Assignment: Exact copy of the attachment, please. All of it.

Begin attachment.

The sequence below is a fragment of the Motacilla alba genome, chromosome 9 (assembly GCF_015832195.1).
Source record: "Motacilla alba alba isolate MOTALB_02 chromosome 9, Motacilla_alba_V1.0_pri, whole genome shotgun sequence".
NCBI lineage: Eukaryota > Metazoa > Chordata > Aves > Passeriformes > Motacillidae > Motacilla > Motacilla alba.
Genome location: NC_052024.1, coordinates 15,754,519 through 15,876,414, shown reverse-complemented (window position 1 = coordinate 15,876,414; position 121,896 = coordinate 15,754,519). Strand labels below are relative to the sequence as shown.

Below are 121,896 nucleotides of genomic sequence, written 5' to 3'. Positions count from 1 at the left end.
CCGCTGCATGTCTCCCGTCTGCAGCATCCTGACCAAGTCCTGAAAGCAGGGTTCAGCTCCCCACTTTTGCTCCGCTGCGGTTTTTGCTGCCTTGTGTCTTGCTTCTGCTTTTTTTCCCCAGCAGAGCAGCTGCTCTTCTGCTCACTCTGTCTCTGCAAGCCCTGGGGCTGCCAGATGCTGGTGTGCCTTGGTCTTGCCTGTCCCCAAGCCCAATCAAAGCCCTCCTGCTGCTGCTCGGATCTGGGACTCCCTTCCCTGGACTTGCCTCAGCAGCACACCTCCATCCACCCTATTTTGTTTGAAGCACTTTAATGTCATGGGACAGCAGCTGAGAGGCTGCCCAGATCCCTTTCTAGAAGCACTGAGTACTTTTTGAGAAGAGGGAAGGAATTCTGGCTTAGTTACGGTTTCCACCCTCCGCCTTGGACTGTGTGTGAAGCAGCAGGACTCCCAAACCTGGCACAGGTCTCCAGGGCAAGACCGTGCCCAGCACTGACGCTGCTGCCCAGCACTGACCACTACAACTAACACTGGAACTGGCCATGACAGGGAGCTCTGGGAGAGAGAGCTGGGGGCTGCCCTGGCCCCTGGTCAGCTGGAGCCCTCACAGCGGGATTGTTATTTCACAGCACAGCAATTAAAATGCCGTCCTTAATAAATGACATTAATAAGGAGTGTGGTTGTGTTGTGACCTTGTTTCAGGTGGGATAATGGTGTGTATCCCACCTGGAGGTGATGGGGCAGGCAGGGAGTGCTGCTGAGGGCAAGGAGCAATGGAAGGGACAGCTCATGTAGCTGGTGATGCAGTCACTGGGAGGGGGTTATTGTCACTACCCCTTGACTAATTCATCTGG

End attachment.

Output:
The sequence below is a fragment of the Motacilla alba genome, chromosome 9 (assembly GCF_015832195.1).
Source record: "Motacilla alba alba isolate MOTALB_02 chromosome 9, Motacilla_alba_V1.0_pri, whole genome shotgun sequence".
NCBI lineage: Eukaryota > Metazoa > Chordata > Aves > Passeriformes > Motacillidae > Motacilla > Motacilla alba.
Genome location: NC_052024.1, coordinates 15,754,519 through 15,876,414, shown reverse-complemented (window position 1 = coordinate 15,876,414; position 121,896 = coordinate 15,754,519). Strand labels below are relative to the sequence as shown.

Below are 121,896 nucleotides of genomic sequence, written 5' to 3'. Positions count from 1 at the left end.
CCGCTGCATGTCTCCCGTCTGCAGCATCCTGACCAAGTCCTGAAAGCAGGGTTCAGCTCCCCACTTTTGCTCCGCTGCGGTTTTTGCTGCCTTGTGTCTTGCTTCTGCTTTTTTTCCCCAGCAGAGCAGCTGCTCTTCTGCTCACTCTGTCTCTGCAAGCCCTGGGGCTGCCAGATGCTGGTGTGCCTTGGTCTTGCCTGTCCCCAAGCCCAATCAAAGCCCTCCTGCTGCTGCTCGGATCTGGGACTCCCTTCCCTGGACTTGCCTCAGCAGCACACCTCCATCCACCCTATTTTGTTTGAAGCACTTTAATGTCATGGGACAGCAGCTGAGAGGCTGCCCAGATCCCTTTCTAGAAGCACTGAGTACTTTTTGAGAAGAGGGAAGGAATTCTGGCTTAGTTACGGTTTCCACCCTCCGCCTTGGACTGTGTGTGAAGCAGCAGGACTCCCAAACCTGGCACAGGTCTCCAGGGCAAGACCGTGCCCAGCACTGACGCTGCTGCCCAGCACTGACCACTACAACTAACACTGGAACTGGCCATGACAGGGAGCTCTGGGAGAGAGAGCTGGGGGCTGCCCTGGCCCCTGGTCAGCTGGAGCCCTCACAGCGGGATTGTTATTTCACAGCACAGCAATTAAAATGCCGTCCTTAATAAATGACATTAATAAGGAGTGTGGTTGTGTTGTGACCTTGTTTCAGGTGGGATAATGGTGTGTATCCCACCTGGAGGTGATGGGGCAGGCAGGGAGTGCTGCTGAGGGCAAGGAGCAATGGAAGGGACAGCTCATGTAGCTGGTGATGCAGTCACTGGGAGGGGGTTATTGTCACTACCCCTTGACTAATTCATCTGG